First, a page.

Getting a toddler to do anything can be a challenge, especially when it comes to taking care of their teeth. However, no matter how much resistance you receive, ensuring that your child's oral health is in great condition is your responsibility. Fortunately, there are a few things you can do to get your child excited and eager about taking care of their oral care needs.
Get them Involved
Get your little one involved in their oral hygiene care. When shopping for a new toothbrush or toothpaste, allow your child to select which child-friendly options they want. If you allow your child to make these decisions, they will likely be so eager to use their new toothbrush or toothpaste that brushing their teeth will an exciting event.
The more involved you make your child feel, the more control they will feel. During the toddler years, children begin to fight for independence. Allowing your child to feel like they are making their own decisions will make them less resistant.
Be an Example
Children learn by example, especially during the early years. From brushing and flossing to visiting the dentist for regular check-ups, if your child sees you following these practices they will recognize them as important. Ask your dental office if you can bring your child along with you to one of your appointments to observe.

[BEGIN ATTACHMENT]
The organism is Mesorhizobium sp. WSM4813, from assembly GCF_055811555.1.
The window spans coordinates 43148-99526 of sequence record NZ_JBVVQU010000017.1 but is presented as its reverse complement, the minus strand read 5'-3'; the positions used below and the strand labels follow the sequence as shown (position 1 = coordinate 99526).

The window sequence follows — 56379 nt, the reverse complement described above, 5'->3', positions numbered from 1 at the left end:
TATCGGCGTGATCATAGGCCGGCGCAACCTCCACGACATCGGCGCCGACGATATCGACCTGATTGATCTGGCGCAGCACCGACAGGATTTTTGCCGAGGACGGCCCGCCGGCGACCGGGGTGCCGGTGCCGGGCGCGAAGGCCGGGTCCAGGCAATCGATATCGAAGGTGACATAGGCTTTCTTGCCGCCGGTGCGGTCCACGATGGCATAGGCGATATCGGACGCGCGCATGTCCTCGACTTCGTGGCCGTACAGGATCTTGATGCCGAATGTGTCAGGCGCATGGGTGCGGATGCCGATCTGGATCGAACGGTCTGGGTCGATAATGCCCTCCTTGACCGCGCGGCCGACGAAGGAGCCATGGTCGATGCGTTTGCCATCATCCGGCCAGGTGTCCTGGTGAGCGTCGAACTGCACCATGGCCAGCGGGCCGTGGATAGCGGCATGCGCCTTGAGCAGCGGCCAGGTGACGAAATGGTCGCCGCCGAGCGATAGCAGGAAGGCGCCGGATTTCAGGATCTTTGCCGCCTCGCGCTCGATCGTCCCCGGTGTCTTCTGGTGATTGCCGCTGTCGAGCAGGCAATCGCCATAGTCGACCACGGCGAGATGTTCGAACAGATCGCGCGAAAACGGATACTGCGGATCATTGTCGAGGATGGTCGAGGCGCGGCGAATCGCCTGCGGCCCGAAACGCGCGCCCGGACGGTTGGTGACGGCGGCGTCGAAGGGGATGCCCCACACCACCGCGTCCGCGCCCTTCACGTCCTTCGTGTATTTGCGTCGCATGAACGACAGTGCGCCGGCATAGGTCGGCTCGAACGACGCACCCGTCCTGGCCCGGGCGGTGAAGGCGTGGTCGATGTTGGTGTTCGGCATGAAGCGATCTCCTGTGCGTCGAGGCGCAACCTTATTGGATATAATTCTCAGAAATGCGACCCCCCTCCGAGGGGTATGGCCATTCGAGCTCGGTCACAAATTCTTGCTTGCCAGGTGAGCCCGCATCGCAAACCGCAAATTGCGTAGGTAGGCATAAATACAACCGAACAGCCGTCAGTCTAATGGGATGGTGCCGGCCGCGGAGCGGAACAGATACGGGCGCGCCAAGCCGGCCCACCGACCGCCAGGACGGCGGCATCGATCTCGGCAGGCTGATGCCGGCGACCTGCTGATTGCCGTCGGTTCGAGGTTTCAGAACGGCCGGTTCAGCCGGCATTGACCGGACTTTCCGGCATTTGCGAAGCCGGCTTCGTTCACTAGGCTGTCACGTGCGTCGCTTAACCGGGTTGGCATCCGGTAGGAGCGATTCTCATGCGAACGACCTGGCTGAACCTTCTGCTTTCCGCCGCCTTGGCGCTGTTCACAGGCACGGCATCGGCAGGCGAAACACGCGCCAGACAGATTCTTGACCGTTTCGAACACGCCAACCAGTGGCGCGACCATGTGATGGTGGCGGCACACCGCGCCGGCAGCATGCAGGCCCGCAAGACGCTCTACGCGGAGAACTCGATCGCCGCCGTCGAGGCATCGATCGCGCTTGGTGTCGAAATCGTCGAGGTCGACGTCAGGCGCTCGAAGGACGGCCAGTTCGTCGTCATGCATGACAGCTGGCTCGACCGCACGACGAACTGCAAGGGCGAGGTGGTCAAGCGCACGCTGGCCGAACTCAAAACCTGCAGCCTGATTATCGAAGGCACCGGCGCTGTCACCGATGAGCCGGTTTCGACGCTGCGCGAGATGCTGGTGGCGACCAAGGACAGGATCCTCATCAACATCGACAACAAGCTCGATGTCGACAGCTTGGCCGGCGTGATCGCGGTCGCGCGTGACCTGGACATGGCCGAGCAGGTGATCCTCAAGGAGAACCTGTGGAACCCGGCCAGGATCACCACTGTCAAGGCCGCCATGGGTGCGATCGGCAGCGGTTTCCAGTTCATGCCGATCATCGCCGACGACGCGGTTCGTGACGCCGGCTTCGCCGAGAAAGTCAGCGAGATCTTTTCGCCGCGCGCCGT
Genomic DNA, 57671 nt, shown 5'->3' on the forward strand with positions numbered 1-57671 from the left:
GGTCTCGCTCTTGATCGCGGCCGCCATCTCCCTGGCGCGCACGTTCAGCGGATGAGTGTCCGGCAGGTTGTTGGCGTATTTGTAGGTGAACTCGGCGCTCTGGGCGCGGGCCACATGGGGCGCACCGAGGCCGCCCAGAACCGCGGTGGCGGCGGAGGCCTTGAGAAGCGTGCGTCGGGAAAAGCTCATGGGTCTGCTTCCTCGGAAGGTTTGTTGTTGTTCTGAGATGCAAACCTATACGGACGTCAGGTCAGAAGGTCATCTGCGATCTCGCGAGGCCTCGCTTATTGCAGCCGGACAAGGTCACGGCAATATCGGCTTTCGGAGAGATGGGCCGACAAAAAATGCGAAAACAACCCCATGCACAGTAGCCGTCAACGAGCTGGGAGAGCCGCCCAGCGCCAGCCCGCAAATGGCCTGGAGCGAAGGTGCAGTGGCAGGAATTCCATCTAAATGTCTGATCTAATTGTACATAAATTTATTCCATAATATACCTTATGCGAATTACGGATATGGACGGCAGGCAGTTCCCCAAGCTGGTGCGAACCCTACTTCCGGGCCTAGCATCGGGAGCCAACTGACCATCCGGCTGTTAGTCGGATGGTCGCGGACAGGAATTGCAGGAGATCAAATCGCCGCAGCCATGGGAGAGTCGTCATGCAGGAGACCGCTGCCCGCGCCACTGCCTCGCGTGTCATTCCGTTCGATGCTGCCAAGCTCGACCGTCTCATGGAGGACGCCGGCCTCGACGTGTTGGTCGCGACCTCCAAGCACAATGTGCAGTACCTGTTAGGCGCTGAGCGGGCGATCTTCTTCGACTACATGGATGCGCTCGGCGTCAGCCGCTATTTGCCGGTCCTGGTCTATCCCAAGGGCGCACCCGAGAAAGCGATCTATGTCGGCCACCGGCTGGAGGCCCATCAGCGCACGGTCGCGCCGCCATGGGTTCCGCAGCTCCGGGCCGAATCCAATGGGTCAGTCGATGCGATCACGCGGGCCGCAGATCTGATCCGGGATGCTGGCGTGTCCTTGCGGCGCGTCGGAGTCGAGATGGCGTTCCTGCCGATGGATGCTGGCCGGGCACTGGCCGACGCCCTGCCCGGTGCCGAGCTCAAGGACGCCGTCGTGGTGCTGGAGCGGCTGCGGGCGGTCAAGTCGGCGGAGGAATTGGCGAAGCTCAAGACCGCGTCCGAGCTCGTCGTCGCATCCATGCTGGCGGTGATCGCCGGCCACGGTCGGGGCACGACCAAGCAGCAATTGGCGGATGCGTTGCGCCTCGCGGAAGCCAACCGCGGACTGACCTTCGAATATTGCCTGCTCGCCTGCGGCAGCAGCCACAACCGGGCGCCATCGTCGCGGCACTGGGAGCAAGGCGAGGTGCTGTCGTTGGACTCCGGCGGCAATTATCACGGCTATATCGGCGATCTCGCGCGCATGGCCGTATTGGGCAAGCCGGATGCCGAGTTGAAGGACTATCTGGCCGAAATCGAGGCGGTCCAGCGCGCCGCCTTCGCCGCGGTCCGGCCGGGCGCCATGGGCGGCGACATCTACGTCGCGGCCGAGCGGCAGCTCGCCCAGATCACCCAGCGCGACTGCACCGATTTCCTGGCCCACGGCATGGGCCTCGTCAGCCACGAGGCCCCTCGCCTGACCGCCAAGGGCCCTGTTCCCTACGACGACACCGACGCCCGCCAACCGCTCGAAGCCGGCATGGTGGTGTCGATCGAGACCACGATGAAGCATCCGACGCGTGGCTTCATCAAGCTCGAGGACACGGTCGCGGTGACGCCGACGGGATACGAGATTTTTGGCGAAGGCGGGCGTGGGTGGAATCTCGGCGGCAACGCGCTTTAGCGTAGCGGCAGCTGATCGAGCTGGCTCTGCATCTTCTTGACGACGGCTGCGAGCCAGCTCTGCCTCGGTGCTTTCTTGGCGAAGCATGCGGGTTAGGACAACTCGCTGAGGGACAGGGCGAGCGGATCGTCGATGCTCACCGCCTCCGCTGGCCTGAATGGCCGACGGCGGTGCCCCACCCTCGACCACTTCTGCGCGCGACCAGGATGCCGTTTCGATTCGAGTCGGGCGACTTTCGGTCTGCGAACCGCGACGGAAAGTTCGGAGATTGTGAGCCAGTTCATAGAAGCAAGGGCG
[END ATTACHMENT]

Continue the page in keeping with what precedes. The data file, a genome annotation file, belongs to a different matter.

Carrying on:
This can show your child that taking care of your oral health is important for everyone, even parents. You could also consider making nighttime brushing a family event. Let the entire family gather in the bathroom and brush their teeth together. The point is, if your child sees it's important to you, they will also follow suit.
Create a Reward System
When you first begin speaking with your toddler about brushing and flossing, it will be a challenge. However, creating a system where your child will be rewarded for these practices can help. Consider setting up a system where your child gets a point or a star each time they brush and floss.
They can eventually use their points for a reward like an extra story at bedtime or extra play time at the park. When your child knows they'll be rewarded they will be eager to comply. Eventually, as your child gets older you should be able to do away with the reward system.
Persistence is key. The more you work with your child to stress the importance of good oral hygiene, the more it becomes a habit for the child. Don't get discouraged, your hard work will soon pay off. (For more questions about pediatric dentistry, contact Russell Pollina, DDS)
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